Health & Spirit

Sound Emotions

Scott LaFee on

Eyes may be windows to the soul, but if you really want to know how someone else is feeling, Yale University scientists suggest closing your eyes and listening. They say tone of voice may be a better indicator of figuring out others' emotions than looking at facial expressions or body language.

The researchers conducted a series of published experiments. In one, they recruited participants online and showed them short videos of a group of friends talking and teasing each other over a nickname. Participants watched one of three versions: one group watched and listened to the video, a second heard only the audio and a third saw only the video -- no sound.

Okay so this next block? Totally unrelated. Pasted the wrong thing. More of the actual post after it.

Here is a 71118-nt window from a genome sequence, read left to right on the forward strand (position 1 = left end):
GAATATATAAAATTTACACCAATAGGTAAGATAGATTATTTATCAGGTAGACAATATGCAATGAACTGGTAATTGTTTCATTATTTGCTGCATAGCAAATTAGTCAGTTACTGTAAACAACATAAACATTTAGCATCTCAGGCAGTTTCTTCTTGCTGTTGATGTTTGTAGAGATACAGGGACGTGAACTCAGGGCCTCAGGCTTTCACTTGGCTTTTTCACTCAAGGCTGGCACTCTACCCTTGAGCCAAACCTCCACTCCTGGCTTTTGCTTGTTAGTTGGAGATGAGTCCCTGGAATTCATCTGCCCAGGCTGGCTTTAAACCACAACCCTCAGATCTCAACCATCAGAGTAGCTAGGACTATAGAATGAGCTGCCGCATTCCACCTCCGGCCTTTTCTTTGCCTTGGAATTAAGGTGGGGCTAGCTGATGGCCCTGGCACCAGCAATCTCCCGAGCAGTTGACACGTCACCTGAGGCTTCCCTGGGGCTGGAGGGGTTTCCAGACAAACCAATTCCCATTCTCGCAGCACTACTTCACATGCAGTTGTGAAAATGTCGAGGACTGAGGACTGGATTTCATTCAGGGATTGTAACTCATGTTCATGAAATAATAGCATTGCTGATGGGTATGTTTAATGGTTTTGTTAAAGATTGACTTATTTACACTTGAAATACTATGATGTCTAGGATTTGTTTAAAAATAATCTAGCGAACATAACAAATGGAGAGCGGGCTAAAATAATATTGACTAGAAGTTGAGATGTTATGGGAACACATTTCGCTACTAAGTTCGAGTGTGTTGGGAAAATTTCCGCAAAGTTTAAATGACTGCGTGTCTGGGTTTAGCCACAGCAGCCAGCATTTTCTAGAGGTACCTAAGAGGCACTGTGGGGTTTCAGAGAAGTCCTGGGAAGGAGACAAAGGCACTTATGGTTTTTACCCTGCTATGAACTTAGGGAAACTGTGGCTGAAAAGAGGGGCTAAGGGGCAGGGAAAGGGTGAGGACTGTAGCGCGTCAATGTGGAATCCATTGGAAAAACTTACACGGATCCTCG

Then they were asked to discern what emotions they thought the friends displayed, rating feelings like amusement, embarrassment or happiness on a scale of 0 to 8. Participants who only heard the interaction -- but did not watch the video -- made more accurate estimates.

One reason may be that the voice alone is capable of conveying enormous emotion, said researchers. Another may be that when confronted by multiple modes of communication, our brains get confused and simply miss important cues.

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Nerve impulses speed to and from your brain at speeds of up to 170 miles per hour.


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